Getting More Out Of Online Meetings

Hands up who remembers the start of the pandemic! All those zoom meetings, eh? 

"You're on mute" was the catchphrase du jour and having the kids walk in on a client meeting asking "why are you talking to Mr Potato Head". Strange days indeed.

And now, almost three years on from those very strange days, the online meetings and interviews continue to the point that we have hybrid workplaces in which several people in the same office are muting themselves as they're all on the same call with those who are working remotely.

We have interviews taking place over Zoom, Teams, Google Meet or other meeting facilities are available, in which we have the almost impossible task of trying to discern a candidate's character without the benefit of body language or even an old-fashioned shake of the hand.

And indeed, we have an entire generation that has entered the workplace knowing little else. What would they make of two-hour lunches, pizza boxes ordered at 7pm or - gasp -  five-day-weeks in an office. 

It is a changed world, and for many the change is for the better. The online meeting is as much a part of office life as watering the office plants or popping out for a Pret. Other sandwich facilities are available.

So before we start talking about how to make the most out of online meetings, let's look at what's less good about them...

The downsides of online meetings & interviews

When you have a meeting of multiple people in a room, you invariably make eye contact with each other. There are other subtle cues that go from person to person through a room, such as a wave of the hand to give way or small nods of agreement.

There are also dynamics in a meeting, and for the more dominant of the office species, there is less of an opportunity to dominate through body language or positioning. Remember the person who always took the seat facing the door or at the head of the table? Remember client meetings where you'd spend what felt like minutes deciding who sat where?

Without eye contact, without body language and without the traditional dynamics of an office setting, you're stripped of cues that may have driven a meeting or made it more seamless. You're stripped of non-verbal signs that could add another dynamic to the meeting. You are also stripped of the hierarchy of the traditional office.

That's not always a bad thing.

When you're interviewing someone for the first time, you're meeting them often in their home setting. There may be distractions, for you and for them, and if there are multiple people interviewing, it can be hard to coordinate.

How to get the most out of your online meetings

If you can't establish dynamics the traditional way, you have to find new ways of establishing them. And this can be particularly helpful for people who don't necessarily contribute a lot in face-to-face meetings (e.g. shyness), and it can help neuter those who tend to dominate them.

For instance, start by establishing the structure of the meeting and introducing everyone - much as you would around the table. Establish the agenda, the timings and the expectations for the meeting, and make sure everyone gets to contribute. There is, therefore, a greater expectation of one person to 'control' an online meeting more so than a face-to-face meeting. Make it clear who is doing this, and keep control.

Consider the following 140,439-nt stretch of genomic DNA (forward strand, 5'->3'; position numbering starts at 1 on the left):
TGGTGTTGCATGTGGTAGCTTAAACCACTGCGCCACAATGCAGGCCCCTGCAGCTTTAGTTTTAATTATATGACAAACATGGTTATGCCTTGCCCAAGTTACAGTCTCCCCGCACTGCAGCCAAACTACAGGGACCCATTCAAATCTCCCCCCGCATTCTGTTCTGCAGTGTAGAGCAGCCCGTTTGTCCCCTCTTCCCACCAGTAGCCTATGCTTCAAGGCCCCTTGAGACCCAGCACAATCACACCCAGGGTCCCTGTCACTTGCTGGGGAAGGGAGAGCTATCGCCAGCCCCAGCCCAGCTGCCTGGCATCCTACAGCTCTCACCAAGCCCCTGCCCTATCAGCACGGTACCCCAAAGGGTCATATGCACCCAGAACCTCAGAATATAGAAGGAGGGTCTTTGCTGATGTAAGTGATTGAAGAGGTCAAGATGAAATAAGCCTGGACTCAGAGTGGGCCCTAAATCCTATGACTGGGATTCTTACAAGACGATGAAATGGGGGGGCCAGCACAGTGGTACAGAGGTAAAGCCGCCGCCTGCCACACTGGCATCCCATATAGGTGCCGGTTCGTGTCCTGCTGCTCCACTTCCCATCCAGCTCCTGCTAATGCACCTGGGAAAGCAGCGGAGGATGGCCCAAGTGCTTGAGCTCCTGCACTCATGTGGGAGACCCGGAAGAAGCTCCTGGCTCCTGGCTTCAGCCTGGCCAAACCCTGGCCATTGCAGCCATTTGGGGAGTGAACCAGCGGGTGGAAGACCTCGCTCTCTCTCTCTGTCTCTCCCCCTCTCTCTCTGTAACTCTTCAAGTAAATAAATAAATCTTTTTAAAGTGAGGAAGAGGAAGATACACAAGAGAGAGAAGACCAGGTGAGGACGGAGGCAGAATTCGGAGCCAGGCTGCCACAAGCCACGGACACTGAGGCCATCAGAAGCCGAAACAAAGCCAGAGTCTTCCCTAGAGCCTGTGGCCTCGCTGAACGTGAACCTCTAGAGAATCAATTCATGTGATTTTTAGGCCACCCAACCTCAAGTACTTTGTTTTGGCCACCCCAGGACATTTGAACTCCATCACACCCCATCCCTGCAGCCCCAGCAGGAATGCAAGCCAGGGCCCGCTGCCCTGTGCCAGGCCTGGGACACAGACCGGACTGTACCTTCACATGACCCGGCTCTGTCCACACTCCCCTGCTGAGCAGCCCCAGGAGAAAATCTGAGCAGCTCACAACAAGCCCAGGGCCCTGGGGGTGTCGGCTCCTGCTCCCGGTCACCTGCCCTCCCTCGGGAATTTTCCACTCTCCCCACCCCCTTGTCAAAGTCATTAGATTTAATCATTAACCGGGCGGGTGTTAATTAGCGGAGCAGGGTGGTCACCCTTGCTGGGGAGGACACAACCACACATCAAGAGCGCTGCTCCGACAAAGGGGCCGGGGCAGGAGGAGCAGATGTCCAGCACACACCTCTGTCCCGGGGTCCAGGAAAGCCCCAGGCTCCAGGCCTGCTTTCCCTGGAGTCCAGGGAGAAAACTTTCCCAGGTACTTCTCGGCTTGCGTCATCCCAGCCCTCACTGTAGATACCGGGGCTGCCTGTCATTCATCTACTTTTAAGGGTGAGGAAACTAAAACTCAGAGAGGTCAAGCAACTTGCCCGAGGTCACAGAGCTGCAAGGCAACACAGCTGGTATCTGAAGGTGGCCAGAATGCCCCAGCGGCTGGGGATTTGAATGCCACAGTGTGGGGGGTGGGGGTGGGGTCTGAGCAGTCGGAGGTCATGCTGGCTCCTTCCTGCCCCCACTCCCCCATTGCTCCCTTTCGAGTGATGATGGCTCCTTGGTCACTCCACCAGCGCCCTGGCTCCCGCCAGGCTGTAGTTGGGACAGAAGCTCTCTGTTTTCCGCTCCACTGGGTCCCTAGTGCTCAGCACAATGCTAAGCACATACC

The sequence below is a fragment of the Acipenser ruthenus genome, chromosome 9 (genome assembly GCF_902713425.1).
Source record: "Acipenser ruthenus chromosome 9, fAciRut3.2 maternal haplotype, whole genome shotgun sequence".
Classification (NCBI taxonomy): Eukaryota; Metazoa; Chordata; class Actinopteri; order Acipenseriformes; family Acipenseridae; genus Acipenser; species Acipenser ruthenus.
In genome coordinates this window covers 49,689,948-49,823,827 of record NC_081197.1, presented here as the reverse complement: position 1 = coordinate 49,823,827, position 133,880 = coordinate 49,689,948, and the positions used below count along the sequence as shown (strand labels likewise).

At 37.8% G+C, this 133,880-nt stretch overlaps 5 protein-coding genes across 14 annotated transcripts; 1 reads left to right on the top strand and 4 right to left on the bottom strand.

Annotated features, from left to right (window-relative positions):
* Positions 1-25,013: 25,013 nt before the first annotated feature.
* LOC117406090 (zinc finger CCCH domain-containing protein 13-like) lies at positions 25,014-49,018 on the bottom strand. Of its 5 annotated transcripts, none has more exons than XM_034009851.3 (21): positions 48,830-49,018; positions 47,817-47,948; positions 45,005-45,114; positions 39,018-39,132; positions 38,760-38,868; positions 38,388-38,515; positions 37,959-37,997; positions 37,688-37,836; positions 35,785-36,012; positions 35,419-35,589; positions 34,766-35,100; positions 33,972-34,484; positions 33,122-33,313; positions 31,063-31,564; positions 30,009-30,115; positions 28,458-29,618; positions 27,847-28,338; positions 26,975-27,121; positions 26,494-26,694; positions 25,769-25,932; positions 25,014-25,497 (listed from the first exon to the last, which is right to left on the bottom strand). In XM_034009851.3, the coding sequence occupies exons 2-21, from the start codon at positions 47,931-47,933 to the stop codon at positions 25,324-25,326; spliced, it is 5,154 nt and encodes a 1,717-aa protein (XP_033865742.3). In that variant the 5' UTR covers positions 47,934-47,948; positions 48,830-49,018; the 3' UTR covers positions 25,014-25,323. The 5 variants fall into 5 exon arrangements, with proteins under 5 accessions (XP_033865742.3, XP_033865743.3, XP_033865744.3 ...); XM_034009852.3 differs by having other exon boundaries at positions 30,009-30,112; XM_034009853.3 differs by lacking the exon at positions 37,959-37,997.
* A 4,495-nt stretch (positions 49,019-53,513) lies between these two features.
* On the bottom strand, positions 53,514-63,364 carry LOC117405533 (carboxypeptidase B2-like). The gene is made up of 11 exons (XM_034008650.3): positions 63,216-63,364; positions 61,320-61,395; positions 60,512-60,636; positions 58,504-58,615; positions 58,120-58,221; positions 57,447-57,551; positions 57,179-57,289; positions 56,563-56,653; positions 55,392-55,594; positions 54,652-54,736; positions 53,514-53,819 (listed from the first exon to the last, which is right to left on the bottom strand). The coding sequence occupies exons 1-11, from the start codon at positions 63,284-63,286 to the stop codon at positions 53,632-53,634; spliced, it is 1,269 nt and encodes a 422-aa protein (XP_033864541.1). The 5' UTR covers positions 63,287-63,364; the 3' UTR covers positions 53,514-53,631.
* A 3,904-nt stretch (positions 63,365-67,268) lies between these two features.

As the leader of the meeting, ensure that you help establish some norms to make the online meeting as close to a face-to-face meeting as possible:

  • Look at the camera, ensuring there is a feeling of eye-to-eye contact - make sure everyone is looking at the camera, too, and that their setup doesn't require them to look at a different screen.
  • Make it clear whose turn it is to speak, to avoid people talking over each other - if required, mute others
  • Use breakout rooms for smaller conversations and tasks
  • Control contributions - allow introverts the opportunity to speak uninterrupted, try to curtail the extroverts when required

If you're interviewing someone online, you will probably need a face-to-face follow-up so that you can get a better feeling for the candidate you're speaking to, but here are some tips for assessing candidates online:

  • Be prepared for lags and noise interruptions. You won't get a lag face-to-face, but don't let it affect your view of a candidate if they take a little longer to answer, or if they can't hear you fully.
  • Minimise your own distractions. Close emails, slack, whatsapp & ensure that you keep disturbances to a minimum.
  • Use disturbances to break the ice - it is often better to have a more conversational interview online, and a child entering or a delivery man knocking at the door can be opportunities to slip into conversational mode.

Ultimately, we have no choice but to continue with the online meetings world in our remote/hybrid world. Thankfully we're over the back-to-back zoom call nightmare of the pandemic and there is a return to more face-to-face, but it's important to ensure that the online world doesn't influence our calls in a negative manner. We need to let the technology mimic face-to-face meetings as closely as possible.

Who knows, perhaps in the future, we'll be discussing how to make face-to-face meetings more like your zoom meetings, and our advice might be to let your children into the meeting room. 

Or perhaps not.

Our course on Presenting Virtually is running throughout the year - reserve a place today & discover how you can be more effective online.

Published on Jan 05, 2023 by Gareth Cartman